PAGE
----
Resolution documents in corporate Foreign Corrupt Practices Act enforcement action frequently highlight the company’s cooperation, making witnesses available for interviews, identification and translation of relevant documents, etc. (see here  for an example).
Given this typical dynamic in corporate FCPA enforcement actions, this recent decision  by U.S. District Court Judge Colleen McMahon (pictured – Chief Judge of the S.D.N.Y), while outside the FCPA context, is FCPA relevant in that Judge McMahon stated that she was “deeply troubled” by the DOJ’s outsourcing of investigations.
In U.S. v Matthew Connolly and Gavin Black, Black moved for relief under the Supreme Court’s 1972 decision in U.S. v. Kastigar “on the basis that statements obtained by his employer, Deutsche Bank AG, in the course of what purported to be an internal investigation into the possible manipulation of the London Inter-Bank Offered Rate (LIBOR) are fairly attributable to the Government within the meaning” of the Supreme Court’s 1967 decision in Garrity v. New Jersey.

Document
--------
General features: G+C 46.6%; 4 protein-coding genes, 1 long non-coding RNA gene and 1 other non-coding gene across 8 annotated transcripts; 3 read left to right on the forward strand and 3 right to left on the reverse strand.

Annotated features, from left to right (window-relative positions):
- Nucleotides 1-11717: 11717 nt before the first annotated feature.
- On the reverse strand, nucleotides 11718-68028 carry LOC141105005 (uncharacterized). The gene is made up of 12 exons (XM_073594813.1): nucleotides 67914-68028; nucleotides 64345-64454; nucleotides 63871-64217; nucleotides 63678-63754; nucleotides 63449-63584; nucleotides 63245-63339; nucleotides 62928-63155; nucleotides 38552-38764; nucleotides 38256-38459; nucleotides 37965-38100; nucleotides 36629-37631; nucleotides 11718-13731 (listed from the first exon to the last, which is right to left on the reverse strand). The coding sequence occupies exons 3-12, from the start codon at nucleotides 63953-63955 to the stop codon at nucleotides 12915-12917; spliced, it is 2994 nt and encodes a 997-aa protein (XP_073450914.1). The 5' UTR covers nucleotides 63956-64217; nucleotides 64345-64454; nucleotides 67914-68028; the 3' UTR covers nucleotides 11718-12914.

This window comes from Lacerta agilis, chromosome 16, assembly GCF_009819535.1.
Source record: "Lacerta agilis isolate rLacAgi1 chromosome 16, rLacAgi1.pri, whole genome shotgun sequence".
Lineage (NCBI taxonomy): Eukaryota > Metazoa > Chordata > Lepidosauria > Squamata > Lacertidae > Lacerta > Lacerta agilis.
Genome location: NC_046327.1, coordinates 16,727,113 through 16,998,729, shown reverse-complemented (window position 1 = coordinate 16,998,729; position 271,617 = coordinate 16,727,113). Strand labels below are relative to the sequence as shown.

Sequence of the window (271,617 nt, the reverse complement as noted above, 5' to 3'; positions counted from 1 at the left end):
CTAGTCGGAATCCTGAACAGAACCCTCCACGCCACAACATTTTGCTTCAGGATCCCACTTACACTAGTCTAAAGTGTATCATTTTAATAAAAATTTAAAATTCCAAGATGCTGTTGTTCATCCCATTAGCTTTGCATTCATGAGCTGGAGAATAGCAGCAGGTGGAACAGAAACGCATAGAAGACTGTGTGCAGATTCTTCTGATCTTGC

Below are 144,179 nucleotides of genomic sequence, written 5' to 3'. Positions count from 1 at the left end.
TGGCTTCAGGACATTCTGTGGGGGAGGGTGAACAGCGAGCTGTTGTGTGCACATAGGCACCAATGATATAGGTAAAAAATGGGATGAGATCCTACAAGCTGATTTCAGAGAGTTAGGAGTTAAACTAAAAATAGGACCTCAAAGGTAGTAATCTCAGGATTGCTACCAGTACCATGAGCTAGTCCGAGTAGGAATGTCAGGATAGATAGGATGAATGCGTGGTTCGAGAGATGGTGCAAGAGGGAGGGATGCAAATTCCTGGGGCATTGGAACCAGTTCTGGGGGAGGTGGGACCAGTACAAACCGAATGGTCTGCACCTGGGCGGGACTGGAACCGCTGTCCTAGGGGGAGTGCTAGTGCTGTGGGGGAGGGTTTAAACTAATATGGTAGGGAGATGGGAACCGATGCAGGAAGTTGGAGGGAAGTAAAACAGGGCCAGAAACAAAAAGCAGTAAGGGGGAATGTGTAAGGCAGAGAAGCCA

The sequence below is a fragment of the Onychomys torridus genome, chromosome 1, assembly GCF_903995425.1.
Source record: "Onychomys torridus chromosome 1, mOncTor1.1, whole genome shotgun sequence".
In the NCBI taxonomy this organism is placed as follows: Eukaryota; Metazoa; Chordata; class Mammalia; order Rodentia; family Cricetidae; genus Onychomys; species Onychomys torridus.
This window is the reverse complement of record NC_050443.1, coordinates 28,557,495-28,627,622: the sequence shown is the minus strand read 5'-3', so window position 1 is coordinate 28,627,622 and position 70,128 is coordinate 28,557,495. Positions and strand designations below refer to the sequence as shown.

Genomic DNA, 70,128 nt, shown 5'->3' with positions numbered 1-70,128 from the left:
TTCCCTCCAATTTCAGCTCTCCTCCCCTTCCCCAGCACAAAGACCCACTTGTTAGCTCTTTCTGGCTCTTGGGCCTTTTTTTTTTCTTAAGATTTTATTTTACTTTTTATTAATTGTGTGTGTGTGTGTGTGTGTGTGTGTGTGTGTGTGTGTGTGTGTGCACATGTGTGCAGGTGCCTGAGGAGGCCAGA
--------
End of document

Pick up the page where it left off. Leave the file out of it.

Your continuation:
Judge McMahon stated that “Black has made a rather convincing showing that Deutsche Bank and its outside counsel, Paul Weiss, Rifkind, Wharton & Garrison LLP (“Paul Weiss”), were de facto the Government for Garrity purposes; more important, the Government has made an utterly unpersuasive case in rebuttal.”
Even though Judge McMahon was “deeply troubled” by this issue, she nevertheless denied Black’s request to dismiss the indictment against him because other factors relevant to the legal analysis (namely that none of Black’s statement to Paul Weiss was introduced into evidence at his trial) were not satisfied.
After summarizing the detailed factual background of the case, Judge McMahon stated:
“On the record presently before the Court, it is clear enough that, for five years, Deutsche Bank and its outside counsel coordinated extensively with the three Government agencies – the SEC, the CFTC, and eventually the United States Department of Justice – that were looking into possible LIBOR manipulation. Indeed, it is apparent that the Government was kept abreast of developments on a regular basis, and that the federal agencies gave considerable direction to the investigating Paul Weiss attorneys, both about what to do and about how to do it.”
In pertinent part, Judge McMahon found (internal citations omitted):